“Holiday Inn” has a slight but loveable story and enough classic stage musical muscle to make it a pleasure to watch. It has costumes, costumes and more costumes. The choreography is inventive, yet boldly traditional. There’s a number with three dancers and a skip rope that’s worth the price of a ticket. The Muny orchestra augmented by lots of strings is magnificent.
Patti Murin and Colin Donnell headline as an unlikely couple fighting off love. Set in 1946, Donnell is a night club entertainer who longs for life on the farm, so much so he buys a home and some acreage at a foreclosure auction in Connecticut to begin a life under the sun instead of the footlights. Murin is the school teacher daughter of the distressed property’s former owner who grew up on the farm and can sing & dance.
When Donnell’s character is pushed to the limit financially, he gets the idea to turn the old homestead and its 15 bedrooms into a lodge that’s only open on the holidays and features song & dance shows. Are you starting to see how this is going to unfold?
Yes, it’s just like the movie, only with some additional songs added.
“Holiday Inn” exists primarily as a vehicle for the landmark music and lyrics by Irving Berlin. It is also a simply wonderful reason to string together spirited and challenging dance numbers. Noah Racey plays Ted Hanover, the role made famous by Fred Astaire, and he is well matched to the role in dance and performing personality. Murin and Donnell as a budding couple are sweethearts to watch. They are both top talents and are ideal for The Muny stage.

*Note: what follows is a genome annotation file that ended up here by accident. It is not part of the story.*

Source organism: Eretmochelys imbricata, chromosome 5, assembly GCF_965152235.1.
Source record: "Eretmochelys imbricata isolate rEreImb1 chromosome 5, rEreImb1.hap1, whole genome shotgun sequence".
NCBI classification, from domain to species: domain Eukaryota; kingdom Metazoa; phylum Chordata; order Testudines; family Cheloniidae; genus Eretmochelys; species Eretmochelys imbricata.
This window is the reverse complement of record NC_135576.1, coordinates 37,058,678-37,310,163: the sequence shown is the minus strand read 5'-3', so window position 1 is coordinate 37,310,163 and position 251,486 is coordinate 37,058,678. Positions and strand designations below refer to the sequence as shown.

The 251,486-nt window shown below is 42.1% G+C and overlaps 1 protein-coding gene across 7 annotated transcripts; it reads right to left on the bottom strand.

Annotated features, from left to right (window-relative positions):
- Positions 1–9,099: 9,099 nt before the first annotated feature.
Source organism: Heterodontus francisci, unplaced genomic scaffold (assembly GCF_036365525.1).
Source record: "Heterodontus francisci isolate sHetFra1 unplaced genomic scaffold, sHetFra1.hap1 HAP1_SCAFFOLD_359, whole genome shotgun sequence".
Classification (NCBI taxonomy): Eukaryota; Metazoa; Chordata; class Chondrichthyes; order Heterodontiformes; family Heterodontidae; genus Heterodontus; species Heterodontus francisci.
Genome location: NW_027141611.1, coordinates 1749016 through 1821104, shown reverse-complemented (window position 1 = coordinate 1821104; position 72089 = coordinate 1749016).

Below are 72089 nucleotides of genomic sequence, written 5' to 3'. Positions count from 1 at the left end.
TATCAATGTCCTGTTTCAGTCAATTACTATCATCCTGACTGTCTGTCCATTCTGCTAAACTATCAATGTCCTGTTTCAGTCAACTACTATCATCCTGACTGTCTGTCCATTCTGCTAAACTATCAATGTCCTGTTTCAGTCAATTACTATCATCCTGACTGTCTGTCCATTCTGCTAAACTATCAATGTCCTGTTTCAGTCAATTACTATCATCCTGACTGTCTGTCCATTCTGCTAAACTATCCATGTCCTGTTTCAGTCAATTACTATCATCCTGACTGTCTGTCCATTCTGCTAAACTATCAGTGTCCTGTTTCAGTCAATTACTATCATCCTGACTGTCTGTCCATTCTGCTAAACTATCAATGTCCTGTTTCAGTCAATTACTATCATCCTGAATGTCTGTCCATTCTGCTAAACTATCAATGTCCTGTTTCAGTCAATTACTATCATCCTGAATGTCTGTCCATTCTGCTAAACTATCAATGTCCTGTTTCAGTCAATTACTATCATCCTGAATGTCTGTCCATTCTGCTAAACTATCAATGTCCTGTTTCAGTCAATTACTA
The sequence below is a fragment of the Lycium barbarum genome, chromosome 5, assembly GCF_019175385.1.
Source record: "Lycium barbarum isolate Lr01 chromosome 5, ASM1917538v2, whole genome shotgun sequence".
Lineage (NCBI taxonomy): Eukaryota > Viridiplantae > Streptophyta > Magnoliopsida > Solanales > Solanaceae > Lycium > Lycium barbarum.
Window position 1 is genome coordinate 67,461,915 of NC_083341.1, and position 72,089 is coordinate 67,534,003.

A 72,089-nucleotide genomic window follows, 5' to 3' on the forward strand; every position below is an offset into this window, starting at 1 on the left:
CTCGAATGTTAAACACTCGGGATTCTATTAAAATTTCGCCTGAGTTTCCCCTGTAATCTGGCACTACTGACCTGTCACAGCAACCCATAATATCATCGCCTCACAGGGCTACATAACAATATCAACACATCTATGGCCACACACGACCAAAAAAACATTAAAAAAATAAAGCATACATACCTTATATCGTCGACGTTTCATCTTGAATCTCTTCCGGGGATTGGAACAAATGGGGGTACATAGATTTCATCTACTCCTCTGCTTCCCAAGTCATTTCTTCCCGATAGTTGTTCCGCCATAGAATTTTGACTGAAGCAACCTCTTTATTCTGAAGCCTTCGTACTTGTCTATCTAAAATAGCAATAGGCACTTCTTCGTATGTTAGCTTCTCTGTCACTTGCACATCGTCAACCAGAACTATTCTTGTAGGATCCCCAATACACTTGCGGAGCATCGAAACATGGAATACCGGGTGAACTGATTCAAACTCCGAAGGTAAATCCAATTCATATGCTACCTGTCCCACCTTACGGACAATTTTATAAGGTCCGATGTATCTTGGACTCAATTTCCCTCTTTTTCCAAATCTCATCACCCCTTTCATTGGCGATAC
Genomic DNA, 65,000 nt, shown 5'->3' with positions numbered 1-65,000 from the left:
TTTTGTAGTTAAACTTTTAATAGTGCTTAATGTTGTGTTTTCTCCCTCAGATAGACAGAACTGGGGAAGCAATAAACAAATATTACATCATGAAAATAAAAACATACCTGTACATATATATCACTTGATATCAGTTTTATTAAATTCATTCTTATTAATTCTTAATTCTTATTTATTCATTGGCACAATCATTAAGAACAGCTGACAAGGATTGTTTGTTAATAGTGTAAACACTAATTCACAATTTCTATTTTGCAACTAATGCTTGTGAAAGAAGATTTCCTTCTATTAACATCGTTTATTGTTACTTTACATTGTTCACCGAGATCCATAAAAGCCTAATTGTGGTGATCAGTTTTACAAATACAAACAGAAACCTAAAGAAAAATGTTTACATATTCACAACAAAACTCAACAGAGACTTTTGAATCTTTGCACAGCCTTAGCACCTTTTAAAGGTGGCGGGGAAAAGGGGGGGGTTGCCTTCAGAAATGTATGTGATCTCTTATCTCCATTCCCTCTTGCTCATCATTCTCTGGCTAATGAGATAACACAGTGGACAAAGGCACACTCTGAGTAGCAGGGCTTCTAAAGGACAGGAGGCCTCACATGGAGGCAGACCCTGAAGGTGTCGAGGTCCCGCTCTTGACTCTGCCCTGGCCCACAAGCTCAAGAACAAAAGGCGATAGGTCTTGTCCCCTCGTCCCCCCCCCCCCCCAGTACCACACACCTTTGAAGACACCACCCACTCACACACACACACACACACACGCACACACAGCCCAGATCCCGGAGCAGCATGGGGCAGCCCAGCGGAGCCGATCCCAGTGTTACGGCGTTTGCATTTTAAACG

There were too many audio gremlins on opening night, plus one very late entrance in Act II that became an exercise in adlibbing. A main set piece that is supposed to be the interior of the main farm house was large and grayish in many scenes. It resembled the inside of an abandoned urban structure more than a rustic home. The height of that set piece also made the Muny’s light bar mostly ineffective. But “Holiday Inn” has so much innocent charm in its concept and performance that it radiates a kind of warmth and familiarity audiences can eat up with a spoon. And then there’s the music, and the dancing, and the costumes……..nice.